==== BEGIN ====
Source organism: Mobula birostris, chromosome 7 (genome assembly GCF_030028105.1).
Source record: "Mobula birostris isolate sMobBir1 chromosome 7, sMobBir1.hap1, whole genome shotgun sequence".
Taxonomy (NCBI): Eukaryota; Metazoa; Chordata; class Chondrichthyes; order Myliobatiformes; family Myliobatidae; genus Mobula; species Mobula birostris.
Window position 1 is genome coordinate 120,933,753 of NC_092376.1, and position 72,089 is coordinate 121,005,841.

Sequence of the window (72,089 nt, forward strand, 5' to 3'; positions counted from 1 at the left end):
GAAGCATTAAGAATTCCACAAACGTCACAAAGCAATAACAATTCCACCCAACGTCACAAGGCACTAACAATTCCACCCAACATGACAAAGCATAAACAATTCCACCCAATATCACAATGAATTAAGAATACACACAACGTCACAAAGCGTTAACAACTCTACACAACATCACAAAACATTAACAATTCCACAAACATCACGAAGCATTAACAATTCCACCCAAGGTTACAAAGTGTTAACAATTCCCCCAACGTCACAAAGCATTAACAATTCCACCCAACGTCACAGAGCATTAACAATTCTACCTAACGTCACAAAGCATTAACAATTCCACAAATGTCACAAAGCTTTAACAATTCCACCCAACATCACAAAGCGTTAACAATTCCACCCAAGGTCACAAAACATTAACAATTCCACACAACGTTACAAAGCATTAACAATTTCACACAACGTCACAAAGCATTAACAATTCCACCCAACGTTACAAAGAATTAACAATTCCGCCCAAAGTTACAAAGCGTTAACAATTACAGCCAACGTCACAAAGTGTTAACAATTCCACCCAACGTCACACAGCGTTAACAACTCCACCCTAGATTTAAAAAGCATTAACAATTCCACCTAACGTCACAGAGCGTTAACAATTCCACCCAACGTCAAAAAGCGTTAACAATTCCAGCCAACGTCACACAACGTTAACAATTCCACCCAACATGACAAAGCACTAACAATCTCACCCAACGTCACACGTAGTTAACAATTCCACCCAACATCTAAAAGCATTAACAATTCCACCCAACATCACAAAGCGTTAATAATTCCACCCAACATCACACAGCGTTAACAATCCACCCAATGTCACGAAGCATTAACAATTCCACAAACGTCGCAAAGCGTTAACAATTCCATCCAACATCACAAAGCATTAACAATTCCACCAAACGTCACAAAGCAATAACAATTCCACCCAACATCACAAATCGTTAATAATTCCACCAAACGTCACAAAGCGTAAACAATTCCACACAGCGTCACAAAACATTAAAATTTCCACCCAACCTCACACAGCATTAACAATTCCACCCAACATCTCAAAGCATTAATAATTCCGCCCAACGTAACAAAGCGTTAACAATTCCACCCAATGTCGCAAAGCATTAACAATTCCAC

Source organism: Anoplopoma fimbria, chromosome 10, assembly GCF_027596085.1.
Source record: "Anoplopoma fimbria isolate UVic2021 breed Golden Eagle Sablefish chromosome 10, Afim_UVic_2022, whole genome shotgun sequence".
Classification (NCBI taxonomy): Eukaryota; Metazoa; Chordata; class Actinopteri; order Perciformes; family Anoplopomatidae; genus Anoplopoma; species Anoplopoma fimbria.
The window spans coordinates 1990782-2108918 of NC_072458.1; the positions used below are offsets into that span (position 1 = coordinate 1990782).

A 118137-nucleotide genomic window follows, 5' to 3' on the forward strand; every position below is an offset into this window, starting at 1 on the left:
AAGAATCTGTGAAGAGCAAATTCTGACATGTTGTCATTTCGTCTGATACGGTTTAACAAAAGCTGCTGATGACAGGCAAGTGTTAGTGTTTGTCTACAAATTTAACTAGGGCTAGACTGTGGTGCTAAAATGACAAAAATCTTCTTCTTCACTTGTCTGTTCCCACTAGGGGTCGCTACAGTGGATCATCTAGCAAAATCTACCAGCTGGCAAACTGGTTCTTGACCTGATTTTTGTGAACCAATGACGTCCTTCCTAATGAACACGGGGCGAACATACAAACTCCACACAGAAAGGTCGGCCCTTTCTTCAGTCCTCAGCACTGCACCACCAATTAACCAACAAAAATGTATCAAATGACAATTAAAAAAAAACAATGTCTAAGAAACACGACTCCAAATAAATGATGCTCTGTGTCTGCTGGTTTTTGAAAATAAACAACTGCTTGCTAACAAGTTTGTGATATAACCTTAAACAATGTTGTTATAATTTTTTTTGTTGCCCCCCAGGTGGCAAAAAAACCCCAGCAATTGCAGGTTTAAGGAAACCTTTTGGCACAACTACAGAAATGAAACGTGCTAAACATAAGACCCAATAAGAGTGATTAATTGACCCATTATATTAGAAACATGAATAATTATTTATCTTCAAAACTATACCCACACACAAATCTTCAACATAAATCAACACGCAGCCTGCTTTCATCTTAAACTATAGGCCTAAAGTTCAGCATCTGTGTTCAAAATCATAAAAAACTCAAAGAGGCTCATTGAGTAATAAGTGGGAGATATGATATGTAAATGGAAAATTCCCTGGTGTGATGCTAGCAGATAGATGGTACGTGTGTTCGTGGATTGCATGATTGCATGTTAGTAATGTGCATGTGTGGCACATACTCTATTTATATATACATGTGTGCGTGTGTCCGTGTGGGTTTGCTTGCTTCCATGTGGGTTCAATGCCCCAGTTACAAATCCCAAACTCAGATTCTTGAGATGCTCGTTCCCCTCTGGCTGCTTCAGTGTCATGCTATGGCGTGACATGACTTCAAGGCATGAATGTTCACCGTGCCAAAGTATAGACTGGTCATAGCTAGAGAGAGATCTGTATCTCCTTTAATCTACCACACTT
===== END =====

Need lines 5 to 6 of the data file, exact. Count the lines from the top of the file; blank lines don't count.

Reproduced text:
Sequence of the window (72,089 nt, forward strand, 5' to 3'; positions counted from 1 at the left end):
GAAGCATTAAGAATTCCACAAACGTCACAAAGCAATAACAATTCCACCCAACGTCACAAGGCACTAACAATTCCACCCAACATGACAAAGCATAAACAATTCCACCCAATATCACAATGAATTAAGAATACACACAACGTCACAAAGCGTTAACAACTCTACACAACATCACAAAACATTAACAATTCCACAAACATCACGAAGCATTAACAATTCCACCCAAGGTTACAAAGTGTTAACAATTCCCCCAACGTCACAAAGCATTAACAATTCCACCCAACGTCACAGAGCATTAACAATTCTACCTAACGTCACAAAGCATTAACAATTCCACAAATGTCACAAAGCTTTAACAATTCCACCCAACATCACAAAGCGTTAACAATTCCACCCAAGGTCACAAAACATTAACAATTCCACACAACGTTACAAAGCATTAACAATTTCACACAACGTCACAAAGCATTAACAATTCCACCCAACGTTACAAAGAATTAACAATTCCGCCCAAAGTTACAAAGCGTTAACAATTACAGCCAACGTCACAAAGTGTTAACAATTCCACCCAACGTCACACAGCGTTAACAACTCCACCCTAGATTTAAAAAGCATTAACAATTCCACCTAACGTCACAGAGCGTTAACAATTCCACCCAACGTCAAAAAGCGTTAACAATTCCAGCCAACGTCACACAACGTTAACAATTCCACCCAACATGACAAAGCACTAACAATCTCACCCAACGTCACACGTAGTTAACAATTCCACCCAACATCTAAAAGCATTAACAATTCCACCCAACATCACAAAGCGTTAATAATTCCACCCAACATCACACAGCGTTAACAATCCACCCAATGTCACGAAGCATTAACAATTCCACAAACGTCGCAAAGCGTTAACAATTCCATCCAACATCACAAAGCATTAACAATTCCACCAAACGTCACAAAGCAATAACAATTCCACCCAACATCACAAATCGTTAATAATTCCACCAAACGTCACAAAGCGTAAACAATTCCACACAGCGTCACAAAACATTAAAATTTCCACCCAACCTCACACAGCATTAACAATTCCACCCAACATCTCAAAGCATTAATAATTCCGCCCAACGTAACAAAGCGTTAACAATTCCACCCAATGTCGCAAAGCATTAACAATTCCAC